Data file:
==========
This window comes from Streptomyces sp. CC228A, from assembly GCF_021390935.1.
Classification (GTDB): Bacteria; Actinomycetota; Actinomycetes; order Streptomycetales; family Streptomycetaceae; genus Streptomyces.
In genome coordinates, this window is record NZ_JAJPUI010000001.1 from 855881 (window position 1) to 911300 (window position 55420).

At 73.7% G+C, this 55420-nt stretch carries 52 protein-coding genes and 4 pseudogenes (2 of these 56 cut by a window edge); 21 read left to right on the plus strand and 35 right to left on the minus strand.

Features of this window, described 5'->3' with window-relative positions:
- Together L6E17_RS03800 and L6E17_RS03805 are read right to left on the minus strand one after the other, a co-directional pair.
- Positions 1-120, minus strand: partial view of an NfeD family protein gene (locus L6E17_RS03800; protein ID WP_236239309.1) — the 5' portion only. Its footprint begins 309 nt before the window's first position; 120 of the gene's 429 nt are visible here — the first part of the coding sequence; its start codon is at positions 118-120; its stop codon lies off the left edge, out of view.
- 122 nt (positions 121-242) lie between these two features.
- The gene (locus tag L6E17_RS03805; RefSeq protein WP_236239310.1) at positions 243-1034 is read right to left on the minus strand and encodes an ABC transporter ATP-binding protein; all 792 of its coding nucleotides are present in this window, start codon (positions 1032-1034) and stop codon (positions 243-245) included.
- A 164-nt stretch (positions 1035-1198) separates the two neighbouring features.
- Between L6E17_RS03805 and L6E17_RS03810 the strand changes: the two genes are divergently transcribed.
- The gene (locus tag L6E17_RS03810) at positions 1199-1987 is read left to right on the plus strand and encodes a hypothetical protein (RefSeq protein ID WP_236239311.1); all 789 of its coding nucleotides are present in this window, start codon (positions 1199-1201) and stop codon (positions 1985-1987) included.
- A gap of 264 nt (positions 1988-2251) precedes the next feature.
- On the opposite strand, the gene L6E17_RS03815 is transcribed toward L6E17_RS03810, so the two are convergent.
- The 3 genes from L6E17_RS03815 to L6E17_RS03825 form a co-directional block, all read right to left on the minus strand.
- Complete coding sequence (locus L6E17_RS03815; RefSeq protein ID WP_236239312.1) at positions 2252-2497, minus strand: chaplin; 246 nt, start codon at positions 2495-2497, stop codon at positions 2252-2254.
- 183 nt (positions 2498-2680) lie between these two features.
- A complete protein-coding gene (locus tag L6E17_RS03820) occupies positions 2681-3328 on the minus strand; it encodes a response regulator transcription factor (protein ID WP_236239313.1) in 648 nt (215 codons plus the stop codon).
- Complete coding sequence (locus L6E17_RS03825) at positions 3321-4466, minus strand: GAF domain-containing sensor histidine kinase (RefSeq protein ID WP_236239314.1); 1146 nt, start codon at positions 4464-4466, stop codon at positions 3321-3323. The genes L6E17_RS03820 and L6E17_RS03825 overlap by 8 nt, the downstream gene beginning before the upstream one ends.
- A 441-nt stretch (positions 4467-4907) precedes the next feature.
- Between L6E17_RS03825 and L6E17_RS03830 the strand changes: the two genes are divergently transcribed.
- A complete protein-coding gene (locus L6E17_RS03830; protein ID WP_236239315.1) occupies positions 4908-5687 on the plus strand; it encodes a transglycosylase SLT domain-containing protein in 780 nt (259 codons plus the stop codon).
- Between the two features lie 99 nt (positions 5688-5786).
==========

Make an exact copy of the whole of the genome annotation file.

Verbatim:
This window comes from Streptomyces sp. CC228A, from assembly GCF_021390935.1.
Classification (GTDB): Bacteria; Actinomycetota; Actinomycetes; order Streptomycetales; family Streptomycetaceae; genus Streptomyces.
In genome coordinates, this window is record NZ_JAJPUI010000001.1 from 855881 (window position 1) to 911300 (window position 55420).

At 73.7% G+C, this 55420-nt stretch carries 52 protein-coding genes and 4 pseudogenes (2 of these 56 cut by a window edge); 21 read left to right on the plus strand and 35 right to left on the minus strand.

Features of this window, described 5'->3' with window-relative positions:
- Together L6E17_RS03800 and L6E17_RS03805 are read right to left on the minus strand one after the other, a co-directional pair.
- Positions 1-120, minus strand: partial view of an NfeD family protein gene (locus L6E17_RS03800; protein ID WP_236239309.1) — the 5' portion only. Its footprint begins 309 nt before the window's first position; 120 of the gene's 429 nt are visible here — the first part of the coding sequence; its start codon is at positions 118-120; its stop codon lies off the left edge, out of view.
- 122 nt (positions 121-242) lie between these two features.
- The gene (locus tag L6E17_RS03805; RefSeq protein WP_236239310.1) at positions 243-1034 is read right to left on the minus strand and encodes an ABC transporter ATP-binding protein; all 792 of its coding nucleotides are present in this window, start codon (positions 1032-1034) and stop codon (positions 243-245) included.
- A 164-nt stretch (positions 1035-1198) separates the two neighbouring features.
- Between L6E17_RS03805 and L6E17_RS03810 the strand changes: the two genes are divergently transcribed.
- The gene (locus tag L6E17_RS03810) at positions 1199-1987 is read left to right on the plus strand and encodes a hypothetical protein (RefSeq protein ID WP_236239311.1); all 789 of its coding nucleotides are present in this window, start codon (positions 1199-1201) and stop codon (positions 1985-1987) included.
- A gap of 264 nt (positions 1988-2251) precedes the next feature.
- On the opposite strand, the gene L6E17_RS03815 is transcribed toward L6E17_RS03810, so the two are convergent.
- The 3 genes from L6E17_RS03815 to L6E17_RS03825 form a co-directional block, all read right to left on the minus strand.
- Complete coding sequence (locus L6E17_RS03815; RefSeq protein ID WP_236239312.1) at positions 2252-2497, minus strand: chaplin; 246 nt, start codon at positions 2495-2497, stop codon at positions 2252-2254.
- 183 nt (positions 2498-2680) lie between these two features.
- A complete protein-coding gene (locus tag L6E17_RS03820) occupies positions 2681-3328 on the minus strand; it encodes a response regulator transcription factor (protein ID WP_236239313.1) in 648 nt (215 codons plus the stop codon).
- Complete coding sequence (locus L6E17_RS03825) at positions 3321-4466, minus strand: GAF domain-containing sensor histidine kinase (RefSeq protein ID WP_236239314.1); 1146 nt, start codon at positions 4464-4466, stop codon at positions 3321-3323. The genes L6E17_RS03820 and L6E17_RS03825 overlap by 8 nt, the downstream gene beginning before the upstream one ends.
- A 441-nt stretch (positions 4467-4907) precedes the next feature.
- Between L6E17_RS03825 and L6E17_RS03830 the strand changes: the two genes are divergently transcribed.
- A complete protein-coding gene (locus L6E17_RS03830; protein ID WP_236239315.1) occupies positions 4908-5687 on the plus strand; it encodes a transglycosylase SLT domain-containing protein in 780 nt (259 codons plus the stop codon).
- Between the two features lie 99 nt (positions 5688-5786).